How to Make Asphalt

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Things You'll Need

  • Shovel

  • Wheelbarrow

  • Gravel

  • Rake

  • Asphalt aggregate

  • Asphalt cement

  • Asphalt spreader

  • Crushed gravel

  • Paving machine

Tip

Avoid walking on driving on your new paved surface for 48 hours while it sets.

Follow up with a coat of asphalt seal if you live in an area that gets a lot of snow or very cold temperatures.

Warning

Use extreme caution when working with hot asphalt cement. Generally, it is best to have a paving company do this part of the job because they have the right equipment for the project.

Asphalt

Asphalt is a type of concrete that is used to pave driveways and roads. It is composed of particles of rocks and sand, called aggregate, which are mixed with hot asphalt cement. This cement is a by-product of crude oil production and resembles tar. The asphalt acts as a bonding agent to seal the aggregate together and keep the surface strong and water tight. Paving surfaces using this material is fairly simple but does require expensive equipment to complete the job properly.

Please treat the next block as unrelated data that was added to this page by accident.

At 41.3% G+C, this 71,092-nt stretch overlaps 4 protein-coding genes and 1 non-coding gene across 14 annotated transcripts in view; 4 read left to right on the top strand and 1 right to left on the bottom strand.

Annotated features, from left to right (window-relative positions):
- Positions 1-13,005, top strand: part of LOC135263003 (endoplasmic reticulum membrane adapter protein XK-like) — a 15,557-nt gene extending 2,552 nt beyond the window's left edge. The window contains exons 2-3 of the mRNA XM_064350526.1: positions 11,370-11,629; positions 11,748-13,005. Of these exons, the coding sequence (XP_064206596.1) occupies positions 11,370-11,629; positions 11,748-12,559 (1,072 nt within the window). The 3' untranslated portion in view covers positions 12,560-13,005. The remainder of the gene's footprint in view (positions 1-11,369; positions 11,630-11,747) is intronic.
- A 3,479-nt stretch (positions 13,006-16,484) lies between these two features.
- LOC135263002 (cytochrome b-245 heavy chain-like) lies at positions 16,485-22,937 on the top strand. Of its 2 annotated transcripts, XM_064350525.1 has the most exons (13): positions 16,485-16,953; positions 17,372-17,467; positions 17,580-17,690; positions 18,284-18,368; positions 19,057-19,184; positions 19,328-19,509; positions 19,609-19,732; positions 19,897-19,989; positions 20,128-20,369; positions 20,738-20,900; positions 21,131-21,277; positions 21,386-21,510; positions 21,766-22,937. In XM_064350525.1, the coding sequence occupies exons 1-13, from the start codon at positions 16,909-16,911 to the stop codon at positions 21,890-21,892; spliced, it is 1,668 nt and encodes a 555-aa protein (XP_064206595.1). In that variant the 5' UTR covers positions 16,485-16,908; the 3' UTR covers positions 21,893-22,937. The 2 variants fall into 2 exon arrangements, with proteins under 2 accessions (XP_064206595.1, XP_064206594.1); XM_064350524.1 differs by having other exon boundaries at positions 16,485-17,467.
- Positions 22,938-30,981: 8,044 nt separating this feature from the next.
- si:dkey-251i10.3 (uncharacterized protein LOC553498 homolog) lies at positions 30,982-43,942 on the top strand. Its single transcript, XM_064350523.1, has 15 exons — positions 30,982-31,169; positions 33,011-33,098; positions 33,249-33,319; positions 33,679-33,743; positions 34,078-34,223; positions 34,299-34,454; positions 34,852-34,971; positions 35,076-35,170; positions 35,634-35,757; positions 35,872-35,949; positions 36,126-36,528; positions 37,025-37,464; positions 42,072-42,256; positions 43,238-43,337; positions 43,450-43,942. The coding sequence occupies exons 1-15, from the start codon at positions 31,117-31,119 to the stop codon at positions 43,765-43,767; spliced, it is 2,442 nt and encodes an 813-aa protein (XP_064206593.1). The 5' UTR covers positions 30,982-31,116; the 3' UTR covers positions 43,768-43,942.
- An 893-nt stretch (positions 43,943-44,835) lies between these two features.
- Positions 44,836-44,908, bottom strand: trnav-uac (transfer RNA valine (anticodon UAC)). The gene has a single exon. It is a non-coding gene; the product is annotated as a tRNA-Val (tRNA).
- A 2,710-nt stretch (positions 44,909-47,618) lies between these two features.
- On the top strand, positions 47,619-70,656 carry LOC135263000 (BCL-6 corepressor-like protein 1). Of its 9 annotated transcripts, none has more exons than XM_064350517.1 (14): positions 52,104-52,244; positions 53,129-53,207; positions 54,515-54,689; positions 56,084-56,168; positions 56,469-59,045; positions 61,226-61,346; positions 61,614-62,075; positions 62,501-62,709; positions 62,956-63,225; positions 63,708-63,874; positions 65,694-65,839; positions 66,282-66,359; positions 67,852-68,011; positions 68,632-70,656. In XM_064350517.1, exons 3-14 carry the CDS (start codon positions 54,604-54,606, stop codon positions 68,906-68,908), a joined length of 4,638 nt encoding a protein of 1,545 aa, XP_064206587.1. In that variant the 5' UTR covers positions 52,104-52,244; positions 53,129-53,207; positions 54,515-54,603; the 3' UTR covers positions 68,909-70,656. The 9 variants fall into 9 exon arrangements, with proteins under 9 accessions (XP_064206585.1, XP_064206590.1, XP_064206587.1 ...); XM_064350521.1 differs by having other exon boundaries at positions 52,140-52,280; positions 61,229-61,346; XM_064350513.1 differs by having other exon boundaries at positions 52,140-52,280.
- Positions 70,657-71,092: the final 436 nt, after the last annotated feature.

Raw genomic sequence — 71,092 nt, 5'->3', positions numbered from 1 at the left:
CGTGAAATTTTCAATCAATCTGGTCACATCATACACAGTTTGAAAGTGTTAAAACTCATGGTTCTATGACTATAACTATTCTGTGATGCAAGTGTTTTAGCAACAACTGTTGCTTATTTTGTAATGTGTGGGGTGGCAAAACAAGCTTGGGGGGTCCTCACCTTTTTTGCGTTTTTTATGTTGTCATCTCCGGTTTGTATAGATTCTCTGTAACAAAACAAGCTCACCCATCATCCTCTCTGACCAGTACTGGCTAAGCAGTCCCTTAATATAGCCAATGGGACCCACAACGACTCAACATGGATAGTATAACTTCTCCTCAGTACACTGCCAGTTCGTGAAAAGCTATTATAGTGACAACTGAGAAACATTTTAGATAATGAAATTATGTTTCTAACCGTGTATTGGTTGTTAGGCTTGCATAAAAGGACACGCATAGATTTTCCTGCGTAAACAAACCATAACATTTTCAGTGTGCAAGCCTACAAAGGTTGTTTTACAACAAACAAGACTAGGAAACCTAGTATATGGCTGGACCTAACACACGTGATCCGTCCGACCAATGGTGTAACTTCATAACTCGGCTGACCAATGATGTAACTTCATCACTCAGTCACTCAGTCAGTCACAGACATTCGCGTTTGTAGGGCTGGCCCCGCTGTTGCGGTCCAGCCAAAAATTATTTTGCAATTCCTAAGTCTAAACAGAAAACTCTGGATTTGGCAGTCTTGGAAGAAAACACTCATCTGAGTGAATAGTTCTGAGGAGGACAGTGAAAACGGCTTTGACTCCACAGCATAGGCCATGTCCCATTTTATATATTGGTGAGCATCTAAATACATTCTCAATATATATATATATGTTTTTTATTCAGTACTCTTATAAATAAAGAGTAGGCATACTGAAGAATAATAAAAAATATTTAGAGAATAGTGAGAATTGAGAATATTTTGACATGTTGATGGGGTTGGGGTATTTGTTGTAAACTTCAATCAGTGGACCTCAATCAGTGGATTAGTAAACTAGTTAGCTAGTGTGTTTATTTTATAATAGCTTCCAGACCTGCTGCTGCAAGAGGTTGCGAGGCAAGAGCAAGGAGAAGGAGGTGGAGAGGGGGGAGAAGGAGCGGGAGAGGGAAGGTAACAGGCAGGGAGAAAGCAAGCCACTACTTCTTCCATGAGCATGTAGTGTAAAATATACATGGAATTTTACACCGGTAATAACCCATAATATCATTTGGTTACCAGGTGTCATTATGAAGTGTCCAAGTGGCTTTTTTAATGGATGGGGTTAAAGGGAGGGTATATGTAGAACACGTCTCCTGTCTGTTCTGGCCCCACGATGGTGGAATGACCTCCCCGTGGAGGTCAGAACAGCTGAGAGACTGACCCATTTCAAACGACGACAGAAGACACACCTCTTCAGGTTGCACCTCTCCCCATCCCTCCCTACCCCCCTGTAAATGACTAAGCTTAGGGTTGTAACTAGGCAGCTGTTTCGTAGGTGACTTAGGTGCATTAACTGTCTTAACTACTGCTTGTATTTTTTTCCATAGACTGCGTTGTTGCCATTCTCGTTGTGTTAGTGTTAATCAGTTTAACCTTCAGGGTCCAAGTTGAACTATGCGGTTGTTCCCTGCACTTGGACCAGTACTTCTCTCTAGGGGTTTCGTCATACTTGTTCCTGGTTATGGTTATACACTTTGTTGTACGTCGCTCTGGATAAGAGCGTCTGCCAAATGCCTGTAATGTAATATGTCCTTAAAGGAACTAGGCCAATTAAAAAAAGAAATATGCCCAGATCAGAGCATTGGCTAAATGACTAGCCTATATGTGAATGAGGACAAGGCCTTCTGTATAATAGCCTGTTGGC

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Step 1

Dig a base for your paved area. You will need to dig down approximately 8" in order to accommodate both the paving and the sub-base.

Step 2

Pour a 5-6" layer of loose gravel into the hole you have prepared. Use a wheelbarrow to transport the gravel and a rake to spread it out so that it is fairly even.

Step 3

Top off the loose gravel with a 1" to 2" layer of aggregate, composed of sand and rocks.

Step 4

Pour the hot asphalt mix (typically it is purchased from a paving contractor and delivered in large drums) onto your aggregate base, then spread it across the area using an asphalt spreader.

Step 5

Apply a thin layer of crushed gravel to the asphalt while it is still hot, then drive a paver over the surface until it is smooth and level.

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Emily Beach

Emily Beach works in the commercial construction industry in Maryland. She received her LEED accreditation from the U.S. Green Building Council in 2008 and is in the process of working towards an Architectural Hardware Consultant certification from the Door and Hardware Institute. She received a bachelor's degree in economics and management from Goucher College in Towson, Maryland.